HARM THEY DON’T SEE COMING
While some people can safely use marijuana and products containing THC — the primary psychoactive chemical in a cannabis plant — for fun or health benefits, others may encounter harm they don’t see coming, said Coughlin, of the University of Michigan Addiction Center.
Innumerable products in wide-ranging dosages, some in significantly higher concentrations than users could find in the 1980s and 1990s, spell potential danger for people returning to the drug after decades, expecting the marjuana of their past, Coughlin said.
Many users don’t know enough to protect themselves from the withdrawal symptoms, adverse effects, and addiction associated with long-term use of the drug, she said.
Marijuana use can trigger withdrawal symptoms such as jitters, anxiety, nausea, and sleep problems in some people, but, because they lack the drama of withdrawal from a stronger drug, those symptoms may escape notice while users reach for more of the drug to feel better — “the classic addiction cycle,” Coughlin said.
Potential harm to young people worries her the most, she said.
One in 10 young adults ages 18 to 25 say they use marijuana daily, the highest level of young adult use in more than 30 years, according to a national study by the University of Michigan’s Institute for Social Research, released in September.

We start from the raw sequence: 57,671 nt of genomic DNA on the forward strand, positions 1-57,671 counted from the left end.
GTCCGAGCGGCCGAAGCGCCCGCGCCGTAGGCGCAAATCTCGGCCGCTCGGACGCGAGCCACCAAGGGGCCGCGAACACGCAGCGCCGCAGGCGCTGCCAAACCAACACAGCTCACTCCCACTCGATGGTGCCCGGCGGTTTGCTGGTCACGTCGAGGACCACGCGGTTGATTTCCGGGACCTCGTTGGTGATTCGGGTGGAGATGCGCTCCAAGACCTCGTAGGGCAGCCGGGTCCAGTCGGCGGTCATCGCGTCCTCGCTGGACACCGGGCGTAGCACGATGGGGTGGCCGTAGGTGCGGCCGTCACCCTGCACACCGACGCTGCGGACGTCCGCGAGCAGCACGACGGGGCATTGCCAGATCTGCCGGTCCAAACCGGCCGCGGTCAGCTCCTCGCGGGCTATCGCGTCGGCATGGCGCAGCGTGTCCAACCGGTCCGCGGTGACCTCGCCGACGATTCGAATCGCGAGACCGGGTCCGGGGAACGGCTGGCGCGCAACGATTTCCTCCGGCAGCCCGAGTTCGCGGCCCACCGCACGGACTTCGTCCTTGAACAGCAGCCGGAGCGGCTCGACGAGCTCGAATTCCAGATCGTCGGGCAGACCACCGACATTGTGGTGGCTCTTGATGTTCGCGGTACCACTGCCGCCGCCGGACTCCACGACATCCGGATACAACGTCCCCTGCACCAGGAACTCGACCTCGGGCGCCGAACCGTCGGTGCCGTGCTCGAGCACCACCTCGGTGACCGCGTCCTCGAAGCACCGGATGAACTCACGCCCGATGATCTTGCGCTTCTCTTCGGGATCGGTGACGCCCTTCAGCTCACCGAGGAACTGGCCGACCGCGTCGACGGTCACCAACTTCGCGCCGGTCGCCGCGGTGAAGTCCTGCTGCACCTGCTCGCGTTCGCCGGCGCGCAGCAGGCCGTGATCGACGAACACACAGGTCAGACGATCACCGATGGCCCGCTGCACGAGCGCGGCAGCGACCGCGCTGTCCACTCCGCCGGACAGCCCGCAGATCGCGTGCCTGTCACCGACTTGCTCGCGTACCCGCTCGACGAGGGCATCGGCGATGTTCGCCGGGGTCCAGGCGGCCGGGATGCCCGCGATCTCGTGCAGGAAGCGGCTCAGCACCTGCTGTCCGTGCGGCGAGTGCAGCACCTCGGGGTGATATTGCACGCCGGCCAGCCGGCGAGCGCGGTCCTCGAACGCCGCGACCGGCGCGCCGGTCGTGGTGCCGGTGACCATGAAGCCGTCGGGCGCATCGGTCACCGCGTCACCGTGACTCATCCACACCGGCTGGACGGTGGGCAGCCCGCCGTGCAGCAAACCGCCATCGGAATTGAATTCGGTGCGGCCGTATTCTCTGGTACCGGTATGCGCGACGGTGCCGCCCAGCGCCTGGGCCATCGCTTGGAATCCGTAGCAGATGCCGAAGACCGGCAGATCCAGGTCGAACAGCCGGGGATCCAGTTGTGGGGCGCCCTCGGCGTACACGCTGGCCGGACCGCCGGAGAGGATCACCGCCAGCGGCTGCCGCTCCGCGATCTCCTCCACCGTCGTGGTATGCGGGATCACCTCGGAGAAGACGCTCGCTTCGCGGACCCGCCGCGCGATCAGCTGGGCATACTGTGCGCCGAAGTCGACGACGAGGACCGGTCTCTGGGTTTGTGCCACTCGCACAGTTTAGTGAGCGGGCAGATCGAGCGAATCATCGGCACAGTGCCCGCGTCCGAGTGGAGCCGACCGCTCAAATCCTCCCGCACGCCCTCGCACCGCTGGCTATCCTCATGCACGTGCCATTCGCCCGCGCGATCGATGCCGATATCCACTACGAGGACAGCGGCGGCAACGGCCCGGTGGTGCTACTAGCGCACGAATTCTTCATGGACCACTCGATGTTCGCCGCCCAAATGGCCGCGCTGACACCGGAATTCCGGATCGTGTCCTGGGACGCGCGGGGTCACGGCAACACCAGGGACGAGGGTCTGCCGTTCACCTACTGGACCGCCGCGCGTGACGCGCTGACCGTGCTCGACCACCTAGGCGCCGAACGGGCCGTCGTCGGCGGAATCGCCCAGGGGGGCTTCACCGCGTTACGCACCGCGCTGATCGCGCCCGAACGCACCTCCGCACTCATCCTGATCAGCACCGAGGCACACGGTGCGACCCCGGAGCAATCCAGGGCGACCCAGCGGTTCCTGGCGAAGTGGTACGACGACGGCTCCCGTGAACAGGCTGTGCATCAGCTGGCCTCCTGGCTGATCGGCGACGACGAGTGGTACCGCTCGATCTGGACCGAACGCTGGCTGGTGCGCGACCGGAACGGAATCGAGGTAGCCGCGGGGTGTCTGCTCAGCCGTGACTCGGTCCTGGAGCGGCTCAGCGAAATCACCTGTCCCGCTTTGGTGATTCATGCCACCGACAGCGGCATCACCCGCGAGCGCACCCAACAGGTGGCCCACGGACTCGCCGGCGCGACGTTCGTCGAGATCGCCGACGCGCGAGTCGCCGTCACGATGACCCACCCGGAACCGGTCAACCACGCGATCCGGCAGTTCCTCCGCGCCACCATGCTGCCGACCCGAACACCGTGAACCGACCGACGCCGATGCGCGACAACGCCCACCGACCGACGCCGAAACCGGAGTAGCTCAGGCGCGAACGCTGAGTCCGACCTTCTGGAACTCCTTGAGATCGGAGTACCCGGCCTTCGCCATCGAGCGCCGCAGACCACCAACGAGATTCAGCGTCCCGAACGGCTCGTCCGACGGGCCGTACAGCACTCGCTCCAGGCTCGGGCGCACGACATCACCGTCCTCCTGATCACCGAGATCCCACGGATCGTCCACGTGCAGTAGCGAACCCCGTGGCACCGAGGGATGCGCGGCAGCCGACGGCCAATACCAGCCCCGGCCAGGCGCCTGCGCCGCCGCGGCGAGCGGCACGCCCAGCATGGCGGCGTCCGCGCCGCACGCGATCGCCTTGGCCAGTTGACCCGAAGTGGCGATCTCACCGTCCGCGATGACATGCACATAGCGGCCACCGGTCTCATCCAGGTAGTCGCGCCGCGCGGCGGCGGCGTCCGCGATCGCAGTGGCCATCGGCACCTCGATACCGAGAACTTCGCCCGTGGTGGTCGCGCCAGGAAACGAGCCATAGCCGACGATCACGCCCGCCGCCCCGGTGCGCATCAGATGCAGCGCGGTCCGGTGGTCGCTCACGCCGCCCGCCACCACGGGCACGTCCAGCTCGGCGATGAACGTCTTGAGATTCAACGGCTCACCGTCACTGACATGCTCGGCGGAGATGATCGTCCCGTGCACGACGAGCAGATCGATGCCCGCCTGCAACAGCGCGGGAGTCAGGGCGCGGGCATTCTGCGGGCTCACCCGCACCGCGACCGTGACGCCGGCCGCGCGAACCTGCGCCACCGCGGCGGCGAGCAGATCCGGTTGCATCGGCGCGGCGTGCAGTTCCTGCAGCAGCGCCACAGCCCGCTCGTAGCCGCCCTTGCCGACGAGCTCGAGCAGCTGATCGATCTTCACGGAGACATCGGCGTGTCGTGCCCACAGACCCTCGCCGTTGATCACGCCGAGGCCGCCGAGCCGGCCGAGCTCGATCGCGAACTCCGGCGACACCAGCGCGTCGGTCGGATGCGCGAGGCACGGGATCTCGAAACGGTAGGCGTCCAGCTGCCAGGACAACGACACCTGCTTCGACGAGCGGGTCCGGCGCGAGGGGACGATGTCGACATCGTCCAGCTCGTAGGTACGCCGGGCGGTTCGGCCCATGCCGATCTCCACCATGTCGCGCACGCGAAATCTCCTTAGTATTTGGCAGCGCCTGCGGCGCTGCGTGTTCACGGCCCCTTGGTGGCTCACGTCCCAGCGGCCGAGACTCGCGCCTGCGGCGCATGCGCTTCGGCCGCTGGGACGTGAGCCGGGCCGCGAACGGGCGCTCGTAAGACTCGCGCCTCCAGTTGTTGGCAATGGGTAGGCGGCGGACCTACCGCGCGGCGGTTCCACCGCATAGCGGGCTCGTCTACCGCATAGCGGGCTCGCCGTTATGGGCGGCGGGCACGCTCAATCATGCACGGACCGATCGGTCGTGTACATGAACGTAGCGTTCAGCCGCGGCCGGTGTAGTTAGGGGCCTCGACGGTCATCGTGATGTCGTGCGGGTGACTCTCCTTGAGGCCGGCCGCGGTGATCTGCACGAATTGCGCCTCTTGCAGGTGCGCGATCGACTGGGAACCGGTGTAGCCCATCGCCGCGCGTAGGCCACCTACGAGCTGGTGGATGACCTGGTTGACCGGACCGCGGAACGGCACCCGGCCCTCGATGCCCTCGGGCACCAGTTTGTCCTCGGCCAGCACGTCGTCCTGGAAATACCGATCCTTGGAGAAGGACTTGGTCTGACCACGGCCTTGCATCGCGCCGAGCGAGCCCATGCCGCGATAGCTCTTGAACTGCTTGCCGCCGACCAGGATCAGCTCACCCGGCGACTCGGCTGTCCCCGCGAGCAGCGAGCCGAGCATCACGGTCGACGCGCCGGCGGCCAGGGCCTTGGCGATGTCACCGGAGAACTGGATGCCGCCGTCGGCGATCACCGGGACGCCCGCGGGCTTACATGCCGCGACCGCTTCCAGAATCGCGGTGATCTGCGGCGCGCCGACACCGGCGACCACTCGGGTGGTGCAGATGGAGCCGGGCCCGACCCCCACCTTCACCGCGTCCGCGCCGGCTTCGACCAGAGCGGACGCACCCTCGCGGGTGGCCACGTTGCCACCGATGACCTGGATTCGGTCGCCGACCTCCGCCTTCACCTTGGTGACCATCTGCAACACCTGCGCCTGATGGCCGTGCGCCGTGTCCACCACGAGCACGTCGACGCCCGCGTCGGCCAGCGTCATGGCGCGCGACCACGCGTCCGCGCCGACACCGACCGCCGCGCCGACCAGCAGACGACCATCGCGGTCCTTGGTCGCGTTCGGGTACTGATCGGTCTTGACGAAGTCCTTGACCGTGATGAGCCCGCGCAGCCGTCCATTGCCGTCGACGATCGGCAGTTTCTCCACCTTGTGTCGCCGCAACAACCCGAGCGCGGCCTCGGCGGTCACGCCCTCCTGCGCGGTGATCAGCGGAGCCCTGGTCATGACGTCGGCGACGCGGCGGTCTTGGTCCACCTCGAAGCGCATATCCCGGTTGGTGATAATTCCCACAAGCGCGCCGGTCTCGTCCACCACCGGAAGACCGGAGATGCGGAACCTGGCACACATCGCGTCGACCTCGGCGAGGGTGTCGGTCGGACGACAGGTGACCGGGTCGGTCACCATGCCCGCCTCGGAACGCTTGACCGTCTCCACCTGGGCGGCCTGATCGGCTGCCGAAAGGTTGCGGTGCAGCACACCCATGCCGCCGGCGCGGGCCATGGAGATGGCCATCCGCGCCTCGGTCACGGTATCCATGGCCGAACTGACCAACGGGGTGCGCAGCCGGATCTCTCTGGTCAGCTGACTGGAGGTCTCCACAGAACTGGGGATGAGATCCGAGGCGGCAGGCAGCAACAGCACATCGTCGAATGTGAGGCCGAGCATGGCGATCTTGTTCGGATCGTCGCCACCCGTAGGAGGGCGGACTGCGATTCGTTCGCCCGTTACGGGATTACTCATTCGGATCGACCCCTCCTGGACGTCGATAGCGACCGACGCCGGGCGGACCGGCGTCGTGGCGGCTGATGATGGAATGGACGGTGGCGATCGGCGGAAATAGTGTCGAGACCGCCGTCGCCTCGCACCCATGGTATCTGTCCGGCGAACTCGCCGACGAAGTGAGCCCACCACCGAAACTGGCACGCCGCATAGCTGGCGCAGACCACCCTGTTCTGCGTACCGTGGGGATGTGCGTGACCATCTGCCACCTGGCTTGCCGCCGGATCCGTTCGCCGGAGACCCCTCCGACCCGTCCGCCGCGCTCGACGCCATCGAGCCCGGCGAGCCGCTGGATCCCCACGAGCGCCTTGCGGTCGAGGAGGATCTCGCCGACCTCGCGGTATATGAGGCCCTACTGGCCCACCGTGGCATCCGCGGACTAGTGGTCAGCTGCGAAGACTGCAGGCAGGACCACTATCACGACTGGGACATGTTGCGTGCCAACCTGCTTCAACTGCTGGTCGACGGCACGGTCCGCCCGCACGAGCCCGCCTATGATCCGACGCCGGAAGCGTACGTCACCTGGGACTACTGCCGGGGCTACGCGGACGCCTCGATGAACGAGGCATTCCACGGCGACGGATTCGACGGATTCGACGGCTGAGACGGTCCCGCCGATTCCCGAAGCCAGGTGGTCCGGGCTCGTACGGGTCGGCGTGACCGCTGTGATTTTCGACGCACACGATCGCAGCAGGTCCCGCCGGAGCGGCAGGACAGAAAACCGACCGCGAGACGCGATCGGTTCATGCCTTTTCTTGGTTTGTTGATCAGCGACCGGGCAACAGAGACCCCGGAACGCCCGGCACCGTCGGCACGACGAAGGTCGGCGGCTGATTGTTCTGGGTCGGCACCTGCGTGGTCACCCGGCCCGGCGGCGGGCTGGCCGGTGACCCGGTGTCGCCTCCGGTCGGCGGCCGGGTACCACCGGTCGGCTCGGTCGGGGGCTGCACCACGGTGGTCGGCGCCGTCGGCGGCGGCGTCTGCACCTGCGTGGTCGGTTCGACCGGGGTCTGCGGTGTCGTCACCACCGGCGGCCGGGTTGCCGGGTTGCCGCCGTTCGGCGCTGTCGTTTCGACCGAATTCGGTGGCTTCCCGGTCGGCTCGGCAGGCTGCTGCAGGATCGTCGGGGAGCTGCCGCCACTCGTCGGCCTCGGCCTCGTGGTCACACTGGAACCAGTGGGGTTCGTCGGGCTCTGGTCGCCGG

Statistically most likely to use marijuana, based on the Injury Prevention Center study, young adults also struggle with the most mental illness, possibly making them less likely to get needed therapy and other help because of reliance on the drug, Coughlin said.
Teens, though not legal users, have more access to the drug through friends and family who can buy it legally. They also have easier options for hiding its use, even in public, by use of THC-containing gummies or other edibles without the telltale smell of marijuana smoke to give them away — and researchers don’t yet know the full impact of long-term use on the developing teen brain, Coughlin said.
Not everyone will encounter harmful effects of marijuana, and the drug is not necessarily bad, but communities need to teach their residents about its possible dangers, Coughlin said.